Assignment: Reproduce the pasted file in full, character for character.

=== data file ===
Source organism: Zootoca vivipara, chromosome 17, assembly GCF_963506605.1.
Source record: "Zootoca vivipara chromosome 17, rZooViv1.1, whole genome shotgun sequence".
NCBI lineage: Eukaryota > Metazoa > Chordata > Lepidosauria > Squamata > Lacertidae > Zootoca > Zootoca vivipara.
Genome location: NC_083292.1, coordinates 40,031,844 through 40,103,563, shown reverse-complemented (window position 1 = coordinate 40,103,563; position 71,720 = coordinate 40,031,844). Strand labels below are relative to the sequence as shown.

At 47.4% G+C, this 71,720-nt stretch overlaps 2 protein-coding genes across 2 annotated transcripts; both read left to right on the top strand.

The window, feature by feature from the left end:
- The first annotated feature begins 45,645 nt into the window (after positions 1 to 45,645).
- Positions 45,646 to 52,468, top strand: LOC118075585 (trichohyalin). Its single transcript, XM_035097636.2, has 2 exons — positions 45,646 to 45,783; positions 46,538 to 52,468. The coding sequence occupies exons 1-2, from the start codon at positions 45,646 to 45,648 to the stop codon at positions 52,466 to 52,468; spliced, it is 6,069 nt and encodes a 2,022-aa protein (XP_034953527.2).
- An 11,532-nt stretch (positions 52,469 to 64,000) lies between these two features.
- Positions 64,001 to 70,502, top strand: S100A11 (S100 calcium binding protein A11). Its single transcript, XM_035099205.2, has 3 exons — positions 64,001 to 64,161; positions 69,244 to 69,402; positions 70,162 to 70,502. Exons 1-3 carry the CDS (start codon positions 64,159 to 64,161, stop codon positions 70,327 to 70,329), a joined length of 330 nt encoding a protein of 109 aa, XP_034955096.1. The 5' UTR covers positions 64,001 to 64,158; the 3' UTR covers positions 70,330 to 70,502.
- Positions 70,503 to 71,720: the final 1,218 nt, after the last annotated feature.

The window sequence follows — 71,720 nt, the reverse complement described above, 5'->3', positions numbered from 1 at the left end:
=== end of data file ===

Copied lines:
Source organism: Zootoca vivipara, chromosome 17, assembly GCF_963506605.1.
Source record: "Zootoca vivipara chromosome 17, rZooViv1.1, whole genome shotgun sequence".
NCBI lineage: Eukaryota > Metazoa > Chordata > Lepidosauria > Squamata > Lacertidae > Zootoca > Zootoca vivipara.
Genome location: NC_083292.1, coordinates 40,031,844 through 40,103,563, shown reverse-complemented (window position 1 = coordinate 40,103,563; position 71,720 = coordinate 40,031,844). Strand labels below are relative to the sequence as shown.

At 47.4% G+C, this 71,720-nt stretch overlaps 2 protein-coding genes across 2 annotated transcripts; both read left to right on the top strand.

The window, feature by feature from the left end:
- The first annotated feature begins 45,645 nt into the window (after positions 1 to 45,645).
- Positions 45,646 to 52,468, top strand: LOC118075585 (trichohyalin). Its single transcript, XM_035097636.2, has 2 exons — positions 45,646 to 45,783; positions 46,538 to 52,468. The coding sequence occupies exons 1-2, from the start codon at positions 45,646 to 45,648 to the stop codon at positions 52,466 to 52,468; spliced, it is 6,069 nt and encodes a 2,022-aa protein (XP_034953527.2).
- An 11,532-nt stretch (positions 52,469 to 64,000) lies between these two features.
- Positions 64,001 to 70,502, top strand: S100A11 (S100 calcium binding protein A11). Its single transcript, XM_035099205.2, has 3 exons — positions 64,001 to 64,161; positions 69,244 to 69,402; positions 70,162 to 70,502. Exons 1-3 carry the CDS (start codon positions 64,159 to 64,161, stop codon positions 70,327 to 70,329), a joined length of 330 nt encoding a protein of 109 aa, XP_034955096.1. The 5' UTR covers positions 64,001 to 64,158; the 3' UTR covers positions 70,330 to 70,502.
- Positions 70,503 to 71,720: the final 1,218 nt, after the last annotated feature.

The window sequence follows — 71,720 nt, the reverse complement described above, 5'->3', positions numbered from 1 at the left end: